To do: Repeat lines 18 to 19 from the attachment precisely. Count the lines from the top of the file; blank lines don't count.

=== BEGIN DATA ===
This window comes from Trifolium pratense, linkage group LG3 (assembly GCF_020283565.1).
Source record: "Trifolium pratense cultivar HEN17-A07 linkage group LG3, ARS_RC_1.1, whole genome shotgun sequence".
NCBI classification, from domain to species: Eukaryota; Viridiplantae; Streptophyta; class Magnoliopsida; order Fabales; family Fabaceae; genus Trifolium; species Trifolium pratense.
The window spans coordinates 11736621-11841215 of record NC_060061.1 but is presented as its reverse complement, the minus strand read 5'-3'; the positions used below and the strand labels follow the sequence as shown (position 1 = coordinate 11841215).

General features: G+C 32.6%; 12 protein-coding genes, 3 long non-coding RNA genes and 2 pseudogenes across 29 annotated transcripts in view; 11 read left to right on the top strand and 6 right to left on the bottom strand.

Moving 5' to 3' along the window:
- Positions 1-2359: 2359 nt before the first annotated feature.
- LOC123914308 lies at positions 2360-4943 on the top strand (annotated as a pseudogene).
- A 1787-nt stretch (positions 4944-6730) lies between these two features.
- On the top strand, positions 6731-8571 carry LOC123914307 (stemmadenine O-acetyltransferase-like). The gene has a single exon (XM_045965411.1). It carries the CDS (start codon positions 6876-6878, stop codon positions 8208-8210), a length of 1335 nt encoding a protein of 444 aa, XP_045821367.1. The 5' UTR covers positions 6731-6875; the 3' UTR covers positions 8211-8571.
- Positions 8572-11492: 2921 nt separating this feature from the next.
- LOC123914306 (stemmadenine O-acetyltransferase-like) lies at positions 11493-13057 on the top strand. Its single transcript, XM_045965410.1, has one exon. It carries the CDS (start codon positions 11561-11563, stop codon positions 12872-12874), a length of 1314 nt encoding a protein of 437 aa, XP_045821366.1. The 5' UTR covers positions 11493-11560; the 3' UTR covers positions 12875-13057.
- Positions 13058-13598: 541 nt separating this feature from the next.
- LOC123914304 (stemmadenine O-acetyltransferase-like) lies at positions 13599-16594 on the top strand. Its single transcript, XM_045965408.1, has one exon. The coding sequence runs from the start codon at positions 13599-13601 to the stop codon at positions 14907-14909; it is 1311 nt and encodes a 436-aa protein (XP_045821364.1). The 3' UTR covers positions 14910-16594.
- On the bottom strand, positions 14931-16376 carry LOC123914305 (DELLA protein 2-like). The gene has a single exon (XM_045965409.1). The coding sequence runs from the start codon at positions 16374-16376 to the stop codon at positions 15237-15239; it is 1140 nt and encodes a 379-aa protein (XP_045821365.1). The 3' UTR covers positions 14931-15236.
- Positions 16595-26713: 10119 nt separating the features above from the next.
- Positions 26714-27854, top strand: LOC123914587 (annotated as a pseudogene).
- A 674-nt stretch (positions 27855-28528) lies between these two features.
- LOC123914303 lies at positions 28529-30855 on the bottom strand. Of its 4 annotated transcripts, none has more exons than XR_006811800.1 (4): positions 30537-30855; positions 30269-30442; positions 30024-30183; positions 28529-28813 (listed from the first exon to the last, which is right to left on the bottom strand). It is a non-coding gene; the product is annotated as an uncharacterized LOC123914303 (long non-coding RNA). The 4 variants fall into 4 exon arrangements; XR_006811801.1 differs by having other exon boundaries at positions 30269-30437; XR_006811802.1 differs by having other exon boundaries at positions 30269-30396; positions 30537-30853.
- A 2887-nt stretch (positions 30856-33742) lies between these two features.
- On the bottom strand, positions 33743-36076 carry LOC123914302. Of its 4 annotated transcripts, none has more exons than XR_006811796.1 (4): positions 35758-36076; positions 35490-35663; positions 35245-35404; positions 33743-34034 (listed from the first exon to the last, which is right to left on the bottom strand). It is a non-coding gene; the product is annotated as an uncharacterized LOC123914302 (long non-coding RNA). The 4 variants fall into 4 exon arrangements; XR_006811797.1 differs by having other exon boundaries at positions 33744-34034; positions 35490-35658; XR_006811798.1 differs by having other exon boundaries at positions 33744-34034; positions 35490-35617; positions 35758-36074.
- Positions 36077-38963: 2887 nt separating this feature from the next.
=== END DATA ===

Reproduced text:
- A 674-nt stretch (positions 27855-28528) lies between these two features.
- LOC123914303 lies at positions 28529-30855 on the bottom strand. Of its 4 annotated transcripts, none has more exons than XR_006811800.1 (4): positions 30537-30855; positions 30269-30442; positions 30024-30183; positions 28529-28813 (listed from the first exon to the last, which is right to left on the bottom strand). It is a non-coding gene; the product is annotated as an uncharacterized LOC123914303 (long non-coding RNA). The 4 variants fall into 4 exon arrangements; XR_006811801.1 differs by having other exon boundaries at positions 30269-30437; XR_006811802.1 differs by having other exon boundaries at positions 30269-30396; positions 30537-30853.